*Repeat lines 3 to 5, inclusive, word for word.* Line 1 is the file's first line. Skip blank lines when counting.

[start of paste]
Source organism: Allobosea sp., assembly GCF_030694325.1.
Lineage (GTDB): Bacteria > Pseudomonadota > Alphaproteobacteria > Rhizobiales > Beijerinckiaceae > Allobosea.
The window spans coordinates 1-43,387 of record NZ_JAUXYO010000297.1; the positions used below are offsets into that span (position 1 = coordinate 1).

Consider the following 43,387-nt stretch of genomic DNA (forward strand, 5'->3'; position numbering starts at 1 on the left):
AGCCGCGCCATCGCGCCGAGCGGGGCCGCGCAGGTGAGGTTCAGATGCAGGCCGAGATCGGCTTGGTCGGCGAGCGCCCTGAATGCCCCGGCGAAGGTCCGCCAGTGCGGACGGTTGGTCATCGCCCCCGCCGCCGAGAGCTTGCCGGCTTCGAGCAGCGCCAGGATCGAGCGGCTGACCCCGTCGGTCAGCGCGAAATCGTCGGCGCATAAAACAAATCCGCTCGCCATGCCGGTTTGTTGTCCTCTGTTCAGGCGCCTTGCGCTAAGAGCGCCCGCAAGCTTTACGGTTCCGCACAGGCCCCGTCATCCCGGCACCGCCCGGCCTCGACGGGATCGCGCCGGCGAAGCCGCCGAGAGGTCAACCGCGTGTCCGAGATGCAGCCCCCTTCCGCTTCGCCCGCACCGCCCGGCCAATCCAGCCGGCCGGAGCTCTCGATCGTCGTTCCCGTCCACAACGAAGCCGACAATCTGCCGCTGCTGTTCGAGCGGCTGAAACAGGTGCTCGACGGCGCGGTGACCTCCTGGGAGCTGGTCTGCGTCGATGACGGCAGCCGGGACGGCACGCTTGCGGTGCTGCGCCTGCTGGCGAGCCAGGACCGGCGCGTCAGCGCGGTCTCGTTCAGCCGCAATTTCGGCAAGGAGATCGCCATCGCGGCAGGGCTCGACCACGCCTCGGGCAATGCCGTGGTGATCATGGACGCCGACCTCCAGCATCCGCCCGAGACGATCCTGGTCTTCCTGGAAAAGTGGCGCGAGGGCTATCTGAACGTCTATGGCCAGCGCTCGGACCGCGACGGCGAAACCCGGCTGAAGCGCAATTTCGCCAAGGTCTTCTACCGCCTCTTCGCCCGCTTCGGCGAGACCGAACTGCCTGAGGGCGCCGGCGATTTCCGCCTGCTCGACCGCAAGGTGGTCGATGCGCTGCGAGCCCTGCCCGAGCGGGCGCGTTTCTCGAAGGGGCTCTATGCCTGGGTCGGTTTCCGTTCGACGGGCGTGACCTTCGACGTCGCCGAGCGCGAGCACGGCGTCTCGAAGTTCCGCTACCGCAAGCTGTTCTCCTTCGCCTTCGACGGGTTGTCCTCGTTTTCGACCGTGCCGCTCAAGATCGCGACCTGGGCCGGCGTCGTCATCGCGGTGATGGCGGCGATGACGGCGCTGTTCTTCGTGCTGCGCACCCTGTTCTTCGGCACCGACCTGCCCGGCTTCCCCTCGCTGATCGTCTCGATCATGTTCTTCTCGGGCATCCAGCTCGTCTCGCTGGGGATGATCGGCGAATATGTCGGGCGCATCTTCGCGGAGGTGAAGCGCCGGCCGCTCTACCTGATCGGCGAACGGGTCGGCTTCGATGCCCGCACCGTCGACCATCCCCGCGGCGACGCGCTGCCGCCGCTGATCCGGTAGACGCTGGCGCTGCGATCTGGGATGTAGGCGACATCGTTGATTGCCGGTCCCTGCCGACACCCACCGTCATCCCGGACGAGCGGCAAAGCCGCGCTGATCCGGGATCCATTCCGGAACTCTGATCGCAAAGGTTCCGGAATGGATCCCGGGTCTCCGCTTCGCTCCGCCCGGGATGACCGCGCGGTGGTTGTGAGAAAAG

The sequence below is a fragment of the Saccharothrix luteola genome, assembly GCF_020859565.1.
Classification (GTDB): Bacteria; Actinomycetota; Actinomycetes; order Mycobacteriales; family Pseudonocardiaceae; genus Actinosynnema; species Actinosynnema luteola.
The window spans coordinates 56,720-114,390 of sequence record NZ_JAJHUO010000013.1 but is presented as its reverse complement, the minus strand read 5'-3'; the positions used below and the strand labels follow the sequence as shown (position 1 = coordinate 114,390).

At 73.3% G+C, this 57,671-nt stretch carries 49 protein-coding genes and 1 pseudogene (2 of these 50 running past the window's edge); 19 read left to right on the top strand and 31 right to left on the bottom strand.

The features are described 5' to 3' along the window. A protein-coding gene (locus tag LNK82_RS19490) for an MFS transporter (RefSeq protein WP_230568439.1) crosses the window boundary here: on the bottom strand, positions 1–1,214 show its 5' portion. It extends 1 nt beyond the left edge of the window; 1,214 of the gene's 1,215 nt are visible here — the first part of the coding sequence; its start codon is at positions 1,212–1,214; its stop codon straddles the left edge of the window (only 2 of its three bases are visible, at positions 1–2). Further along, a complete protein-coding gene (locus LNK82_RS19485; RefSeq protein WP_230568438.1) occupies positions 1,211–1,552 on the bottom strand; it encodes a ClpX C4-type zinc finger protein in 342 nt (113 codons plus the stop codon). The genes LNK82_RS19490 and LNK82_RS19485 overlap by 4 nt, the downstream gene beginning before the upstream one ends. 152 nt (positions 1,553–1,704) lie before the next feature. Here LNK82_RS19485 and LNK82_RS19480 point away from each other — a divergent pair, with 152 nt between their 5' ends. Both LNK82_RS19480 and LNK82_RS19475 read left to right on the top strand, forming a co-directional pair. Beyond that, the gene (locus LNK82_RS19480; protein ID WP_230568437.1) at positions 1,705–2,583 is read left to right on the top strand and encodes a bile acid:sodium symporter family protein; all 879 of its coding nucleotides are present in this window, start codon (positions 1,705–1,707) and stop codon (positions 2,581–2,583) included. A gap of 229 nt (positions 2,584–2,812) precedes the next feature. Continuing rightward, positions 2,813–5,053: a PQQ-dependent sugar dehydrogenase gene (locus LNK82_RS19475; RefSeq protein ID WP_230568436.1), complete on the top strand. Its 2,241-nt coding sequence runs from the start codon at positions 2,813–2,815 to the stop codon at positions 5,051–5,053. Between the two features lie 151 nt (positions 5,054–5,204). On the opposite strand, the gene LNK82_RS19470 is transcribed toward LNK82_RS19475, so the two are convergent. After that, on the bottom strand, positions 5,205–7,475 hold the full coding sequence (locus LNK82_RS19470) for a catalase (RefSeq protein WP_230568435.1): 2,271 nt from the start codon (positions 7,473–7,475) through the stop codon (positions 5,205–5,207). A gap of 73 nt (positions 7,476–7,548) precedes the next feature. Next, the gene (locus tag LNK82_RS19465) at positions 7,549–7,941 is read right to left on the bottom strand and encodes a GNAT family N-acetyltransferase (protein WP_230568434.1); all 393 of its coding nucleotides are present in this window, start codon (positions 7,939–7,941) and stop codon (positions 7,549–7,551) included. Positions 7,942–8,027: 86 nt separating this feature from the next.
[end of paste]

The window spans coordinates 1-43,387 of record NZ_JAUXYO010000297.1; the positions used below are offsets into that span (position 1 = coordinate 1).

Consider the following 43,387-nt stretch of genomic DNA (forward strand, 5'->3'; position numbering starts at 1 on the left):
AGCCGCGCCATCGCGCCGAGCGGGGCCGCGCAGGTGAGGTTCAGATGCAGGCCGAGATCGGCTTGGTCGGCGAGCGCCCTGAATGCCCCGGCGAAGGTCCGCCAGTGCGGACGGTTGGTCATCGCCCCCGCCGCCGAGAGCTTGCCGGCTTCGAGCAGCGCCAGGATCGAGCGGCTGACCCCGTCGGTCAGCGCGAAATCGTCGGCGCATAAAACAAATCCGCTCGCCATGCCGGTTTGTTGTCCTCTGTTCAGGCGCCTTGCGCTAAGAGCGCCCGCAAGCTTTACGGTTCCGCACAGGCCCCGTCATCCCGGCACCGCCCGGCCTCGACGGGATCGCGCCGGCGAAGCCGCCGAGAGGTCAACCGCGTGTCCGAGATGCAGCCCCCTTCCGCTTCGCCCGCACCGCCCGGCCAATCCAGCCGGCCGGAGCTCTCGATCGTCGTTCCCGTCCACAACGAAGCCGACAATCTGCCGCTGCTGTTCGAGCGGCTGAAACAGGTGCTCGACGGCGCGGTGACCTCCTGGGAGCTGGTCTGCGTCGATGACGGCAGCCGGGACGGCACGCTTGCGGTGCTGCGCCTGCTGGCGAGCCAGGACCGGCGCGTCAGCGCGGTCTCGTTCAGCCGCAATTTCGGCAAGGAGATCGCCATCGCGGCAGGGCTCGACCACGCCTCGGGCAATGCCGTGGTGATCATGGACGCCGACCTCCAGCATCCGCCCGAGACGATCCTGGTCTTCCTGGAAAAGTGGCGCGAGGGCTATCTGAACGTCTATGGCCAGCGCTCGGACCGCGACGGCGAAACCCGGCTGAAGCGCAATTTCGCCAAGGTCTTCTACCGCCTCTTCGCCCGCTTCGGCGAGACCGAACTGCCTGAGGGCGCCGGCGATTTCCGCCTGCTCGACCGCAAGGTGGTCGATGCGCTGCGAGCCCTGCCCGAGCGGGCGCGTTTCTCGAAGGGGCTCTATGCCTGGGTCGGTTTCCGTTCGACGGGCGTGACCTTCGACGTCGCCGAGCGCGAGCACGGCGTCTCGAAGTTCCGCTACCGCAAGCTGTTCTCCTTCGCCTTCGACGGGTTGTCCTCGTTTTCGACCGTGCCGCTCAAGATCGCGACCTGGGCCGGCGTCGTCATCGCGGTGATGGCGGCGATGACGGCGCTGTTCTTCGTGCTGCGCACCCTGTTCTTCGGCACCGACCTGCCCGGCTTCCCCTCGCTGATCGTCTCGATCATGTTCTTCTCGGGCATCCAGCTCGTCTCGCTGGGGATGATCGGCGAATATGTCGGGCGCATCTTCGCGGAGGTGAAGCGCCGGCCGCTCTACCTGATCGGCGAACGGGTCGGCTTCGATGCCCGCACCGTCGACCATCCCCGCGGCGACGCGCTGCCGCCGCTGATCCGGTAGACGCTGGCGCTGCGATCTGGGATGTAGGCGACATCGTTGATTGCCGGTCCCTGCCGACACCCACCGTCATCCCGGACGAGCGGCAAAGCCGCGCTGATCCGGGATCCATTCCGGAACTCTGATCGCAAAGGTTCCGGAATGGATCCCGGGTCTCCGCTTCGCTCCGCCCGGGATGACCGCGCGGTGGTTGTGAGAAAAG